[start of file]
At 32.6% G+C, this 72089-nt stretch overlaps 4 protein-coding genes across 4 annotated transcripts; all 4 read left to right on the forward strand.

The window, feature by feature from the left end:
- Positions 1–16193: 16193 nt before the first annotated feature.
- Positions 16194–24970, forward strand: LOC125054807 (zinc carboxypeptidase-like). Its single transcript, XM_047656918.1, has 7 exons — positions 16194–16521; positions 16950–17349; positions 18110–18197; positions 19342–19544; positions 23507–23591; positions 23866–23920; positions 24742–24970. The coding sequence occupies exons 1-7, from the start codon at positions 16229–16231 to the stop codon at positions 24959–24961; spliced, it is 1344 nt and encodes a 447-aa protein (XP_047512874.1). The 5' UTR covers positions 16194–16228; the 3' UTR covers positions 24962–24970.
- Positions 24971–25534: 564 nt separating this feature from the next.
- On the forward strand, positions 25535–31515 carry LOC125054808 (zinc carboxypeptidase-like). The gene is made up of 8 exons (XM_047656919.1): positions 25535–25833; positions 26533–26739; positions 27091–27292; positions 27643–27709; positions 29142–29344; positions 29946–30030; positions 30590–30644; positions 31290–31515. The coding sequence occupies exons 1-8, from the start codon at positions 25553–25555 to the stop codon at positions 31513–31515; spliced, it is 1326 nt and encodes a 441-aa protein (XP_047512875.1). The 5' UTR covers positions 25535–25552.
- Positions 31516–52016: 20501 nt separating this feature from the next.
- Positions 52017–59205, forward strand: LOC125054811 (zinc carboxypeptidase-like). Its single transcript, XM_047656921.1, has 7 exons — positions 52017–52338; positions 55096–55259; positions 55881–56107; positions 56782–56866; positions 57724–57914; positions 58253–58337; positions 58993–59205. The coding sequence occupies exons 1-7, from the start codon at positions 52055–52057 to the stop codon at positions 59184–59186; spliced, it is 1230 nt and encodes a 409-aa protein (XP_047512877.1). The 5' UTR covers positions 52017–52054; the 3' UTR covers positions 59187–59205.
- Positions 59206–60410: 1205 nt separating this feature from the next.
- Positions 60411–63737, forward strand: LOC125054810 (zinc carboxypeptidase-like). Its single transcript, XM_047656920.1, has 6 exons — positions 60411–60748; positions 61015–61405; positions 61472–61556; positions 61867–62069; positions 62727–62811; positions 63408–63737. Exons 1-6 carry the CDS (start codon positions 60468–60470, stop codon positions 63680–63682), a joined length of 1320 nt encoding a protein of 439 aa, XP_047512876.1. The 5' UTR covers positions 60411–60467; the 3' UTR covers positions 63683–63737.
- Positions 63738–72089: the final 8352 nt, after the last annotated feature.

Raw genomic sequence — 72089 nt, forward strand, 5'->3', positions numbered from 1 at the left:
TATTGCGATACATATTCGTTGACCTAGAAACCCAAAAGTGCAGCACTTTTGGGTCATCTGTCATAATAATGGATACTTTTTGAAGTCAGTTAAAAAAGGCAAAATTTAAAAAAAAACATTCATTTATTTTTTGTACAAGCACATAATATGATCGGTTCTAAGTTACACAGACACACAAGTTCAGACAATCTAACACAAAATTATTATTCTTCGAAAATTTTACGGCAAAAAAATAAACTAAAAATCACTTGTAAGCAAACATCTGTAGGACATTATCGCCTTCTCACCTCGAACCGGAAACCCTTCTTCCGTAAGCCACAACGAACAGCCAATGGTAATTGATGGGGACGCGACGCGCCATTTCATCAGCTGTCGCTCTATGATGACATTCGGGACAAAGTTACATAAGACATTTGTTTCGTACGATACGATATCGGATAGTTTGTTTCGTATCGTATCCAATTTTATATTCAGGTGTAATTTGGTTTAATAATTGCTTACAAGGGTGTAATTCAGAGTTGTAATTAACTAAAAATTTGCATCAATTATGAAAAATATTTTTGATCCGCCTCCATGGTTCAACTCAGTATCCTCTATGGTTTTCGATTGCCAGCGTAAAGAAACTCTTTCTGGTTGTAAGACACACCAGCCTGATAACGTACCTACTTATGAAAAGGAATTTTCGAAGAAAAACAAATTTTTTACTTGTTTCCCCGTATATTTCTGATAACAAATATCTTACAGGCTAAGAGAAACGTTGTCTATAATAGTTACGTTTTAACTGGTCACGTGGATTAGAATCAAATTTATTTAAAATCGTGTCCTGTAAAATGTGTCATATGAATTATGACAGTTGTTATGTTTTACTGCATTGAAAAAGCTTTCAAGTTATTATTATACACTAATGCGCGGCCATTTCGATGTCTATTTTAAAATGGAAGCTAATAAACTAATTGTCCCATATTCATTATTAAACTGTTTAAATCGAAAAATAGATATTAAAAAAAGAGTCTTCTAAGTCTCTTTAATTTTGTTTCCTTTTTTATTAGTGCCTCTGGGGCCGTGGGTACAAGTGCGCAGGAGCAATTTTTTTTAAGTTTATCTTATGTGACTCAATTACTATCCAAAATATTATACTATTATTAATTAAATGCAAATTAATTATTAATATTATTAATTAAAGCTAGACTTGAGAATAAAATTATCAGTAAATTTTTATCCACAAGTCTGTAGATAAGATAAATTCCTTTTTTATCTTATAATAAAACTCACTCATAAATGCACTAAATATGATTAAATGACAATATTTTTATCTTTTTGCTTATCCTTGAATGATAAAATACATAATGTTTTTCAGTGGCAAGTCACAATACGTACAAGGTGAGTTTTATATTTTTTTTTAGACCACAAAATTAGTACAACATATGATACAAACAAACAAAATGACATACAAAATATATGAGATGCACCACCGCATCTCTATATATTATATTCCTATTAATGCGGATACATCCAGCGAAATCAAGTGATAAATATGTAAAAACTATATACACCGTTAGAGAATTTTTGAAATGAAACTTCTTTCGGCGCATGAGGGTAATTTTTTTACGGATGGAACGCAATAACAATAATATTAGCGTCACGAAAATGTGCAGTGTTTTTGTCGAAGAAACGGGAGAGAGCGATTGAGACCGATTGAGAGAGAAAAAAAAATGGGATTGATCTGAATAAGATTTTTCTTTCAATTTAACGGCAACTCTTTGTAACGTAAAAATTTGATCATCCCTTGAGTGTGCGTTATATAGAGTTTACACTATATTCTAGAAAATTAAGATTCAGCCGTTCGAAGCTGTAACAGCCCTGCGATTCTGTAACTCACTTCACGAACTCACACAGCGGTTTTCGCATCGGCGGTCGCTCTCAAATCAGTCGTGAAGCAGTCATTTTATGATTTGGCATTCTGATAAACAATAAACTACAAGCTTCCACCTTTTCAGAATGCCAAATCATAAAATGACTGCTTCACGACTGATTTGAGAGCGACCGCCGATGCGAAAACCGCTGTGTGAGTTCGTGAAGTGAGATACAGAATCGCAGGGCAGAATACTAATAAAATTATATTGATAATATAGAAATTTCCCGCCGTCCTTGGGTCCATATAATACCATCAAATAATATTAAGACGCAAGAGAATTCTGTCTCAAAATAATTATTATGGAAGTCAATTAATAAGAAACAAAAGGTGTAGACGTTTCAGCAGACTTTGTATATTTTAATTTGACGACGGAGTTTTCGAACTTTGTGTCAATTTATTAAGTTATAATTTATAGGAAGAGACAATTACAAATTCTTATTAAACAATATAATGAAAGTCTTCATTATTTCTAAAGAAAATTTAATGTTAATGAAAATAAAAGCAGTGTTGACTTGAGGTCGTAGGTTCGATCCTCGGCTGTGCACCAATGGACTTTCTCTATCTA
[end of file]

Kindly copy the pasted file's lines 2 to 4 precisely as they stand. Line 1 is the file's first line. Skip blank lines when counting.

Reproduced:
The window, feature by feature from the left end:
- Positions 1–16193: 16193 nt before the first annotated feature.
- Positions 16194–24970, forward strand: LOC125054807 (zinc carboxypeptidase-like). Its single transcript, XM_047656918.1, has 7 exons — positions 16194–16521; positions 16950–17349; positions 18110–18197; positions 19342–19544; positions 23507–23591; positions 23866–23920; positions 24742–24970. The coding sequence occupies exons 1-7, from the start codon at positions 16229–16231 to the stop codon at positions 24959–24961; spliced, it is 1344 nt and encodes a 447-aa protein (XP_047512874.1). The 5' UTR covers positions 16194–16228; the 3' UTR covers positions 24962–24970.